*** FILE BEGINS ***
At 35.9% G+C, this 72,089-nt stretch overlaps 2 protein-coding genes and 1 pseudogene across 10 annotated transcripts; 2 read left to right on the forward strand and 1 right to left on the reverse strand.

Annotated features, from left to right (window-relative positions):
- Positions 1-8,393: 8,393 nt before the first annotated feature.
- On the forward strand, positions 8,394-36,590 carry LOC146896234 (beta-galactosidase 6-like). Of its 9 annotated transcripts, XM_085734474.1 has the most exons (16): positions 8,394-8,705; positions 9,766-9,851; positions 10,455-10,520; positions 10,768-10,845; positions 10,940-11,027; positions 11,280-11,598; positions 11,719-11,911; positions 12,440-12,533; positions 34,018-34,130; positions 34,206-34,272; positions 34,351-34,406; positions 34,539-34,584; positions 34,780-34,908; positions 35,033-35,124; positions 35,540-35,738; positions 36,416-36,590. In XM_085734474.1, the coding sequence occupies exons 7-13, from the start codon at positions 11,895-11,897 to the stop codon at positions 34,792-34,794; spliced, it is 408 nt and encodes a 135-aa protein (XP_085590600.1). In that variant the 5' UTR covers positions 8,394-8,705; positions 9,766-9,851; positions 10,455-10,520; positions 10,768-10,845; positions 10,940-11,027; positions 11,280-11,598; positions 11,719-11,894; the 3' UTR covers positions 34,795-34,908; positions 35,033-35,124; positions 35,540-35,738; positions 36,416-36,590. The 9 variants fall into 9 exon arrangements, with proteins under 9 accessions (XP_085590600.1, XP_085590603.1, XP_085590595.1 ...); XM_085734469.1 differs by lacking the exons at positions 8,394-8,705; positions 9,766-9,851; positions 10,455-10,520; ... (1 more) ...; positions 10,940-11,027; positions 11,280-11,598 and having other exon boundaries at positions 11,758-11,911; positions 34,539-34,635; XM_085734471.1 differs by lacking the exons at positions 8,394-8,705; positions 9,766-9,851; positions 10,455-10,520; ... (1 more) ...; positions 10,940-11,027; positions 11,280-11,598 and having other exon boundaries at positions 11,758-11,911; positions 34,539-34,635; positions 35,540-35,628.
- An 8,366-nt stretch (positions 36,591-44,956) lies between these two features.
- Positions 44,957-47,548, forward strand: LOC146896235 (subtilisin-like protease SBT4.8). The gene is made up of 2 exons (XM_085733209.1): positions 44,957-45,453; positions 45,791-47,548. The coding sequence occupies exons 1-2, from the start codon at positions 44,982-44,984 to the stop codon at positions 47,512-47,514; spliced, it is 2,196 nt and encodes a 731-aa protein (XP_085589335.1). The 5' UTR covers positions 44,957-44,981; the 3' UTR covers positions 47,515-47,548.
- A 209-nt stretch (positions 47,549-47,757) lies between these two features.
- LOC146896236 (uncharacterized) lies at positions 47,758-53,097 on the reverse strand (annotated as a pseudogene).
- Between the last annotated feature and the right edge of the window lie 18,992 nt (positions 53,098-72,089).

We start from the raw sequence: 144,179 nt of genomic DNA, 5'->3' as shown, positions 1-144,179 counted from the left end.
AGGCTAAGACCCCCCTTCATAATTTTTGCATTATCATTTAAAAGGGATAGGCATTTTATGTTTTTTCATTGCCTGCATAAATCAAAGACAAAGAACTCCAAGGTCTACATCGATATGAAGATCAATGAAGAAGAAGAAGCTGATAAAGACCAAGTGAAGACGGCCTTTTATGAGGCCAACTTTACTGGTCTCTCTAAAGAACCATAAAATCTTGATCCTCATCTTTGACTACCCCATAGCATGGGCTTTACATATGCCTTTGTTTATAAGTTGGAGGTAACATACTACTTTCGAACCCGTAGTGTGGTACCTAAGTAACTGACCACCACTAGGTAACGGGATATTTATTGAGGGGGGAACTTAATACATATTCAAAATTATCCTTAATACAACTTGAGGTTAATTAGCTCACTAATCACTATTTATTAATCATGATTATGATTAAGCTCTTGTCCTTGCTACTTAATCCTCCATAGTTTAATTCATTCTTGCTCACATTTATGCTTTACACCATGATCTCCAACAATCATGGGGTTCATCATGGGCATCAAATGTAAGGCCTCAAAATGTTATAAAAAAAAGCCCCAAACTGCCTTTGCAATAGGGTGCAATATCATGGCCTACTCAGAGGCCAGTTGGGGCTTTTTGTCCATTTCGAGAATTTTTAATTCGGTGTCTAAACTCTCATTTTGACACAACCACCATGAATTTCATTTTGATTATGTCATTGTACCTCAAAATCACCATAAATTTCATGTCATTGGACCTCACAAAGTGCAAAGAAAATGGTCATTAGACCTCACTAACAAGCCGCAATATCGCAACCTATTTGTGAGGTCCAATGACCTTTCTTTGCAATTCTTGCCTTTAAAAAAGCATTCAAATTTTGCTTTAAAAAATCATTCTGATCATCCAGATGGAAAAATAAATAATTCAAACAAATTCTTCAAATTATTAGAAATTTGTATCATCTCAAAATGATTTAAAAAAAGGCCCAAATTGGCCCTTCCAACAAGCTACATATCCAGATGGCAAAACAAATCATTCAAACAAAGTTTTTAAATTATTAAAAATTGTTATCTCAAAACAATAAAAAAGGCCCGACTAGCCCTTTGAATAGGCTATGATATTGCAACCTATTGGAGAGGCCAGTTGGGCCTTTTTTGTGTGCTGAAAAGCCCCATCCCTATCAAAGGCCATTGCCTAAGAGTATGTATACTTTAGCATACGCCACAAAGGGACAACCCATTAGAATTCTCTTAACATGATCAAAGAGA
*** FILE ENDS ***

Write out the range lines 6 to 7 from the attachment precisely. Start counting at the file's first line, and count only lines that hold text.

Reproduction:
- Positions 44,957-47,548, forward strand: LOC146896235 (subtilisin-like protease SBT4.8). The gene is made up of 2 exons (XM_085733209.1): positions 44,957-45,453; positions 45,791-47,548. The coding sequence occupies exons 1-2, from the start codon at positions 44,982-44,984 to the stop codon at positions 47,512-47,514; spliced, it is 2,196 nt and encodes a 731-aa protein (XP_085589335.1). The 5' UTR covers positions 44,957-44,981; the 3' UTR covers positions 47,515-47,548.
- A 209-nt stretch (positions 47,549-47,757) lies between these two features.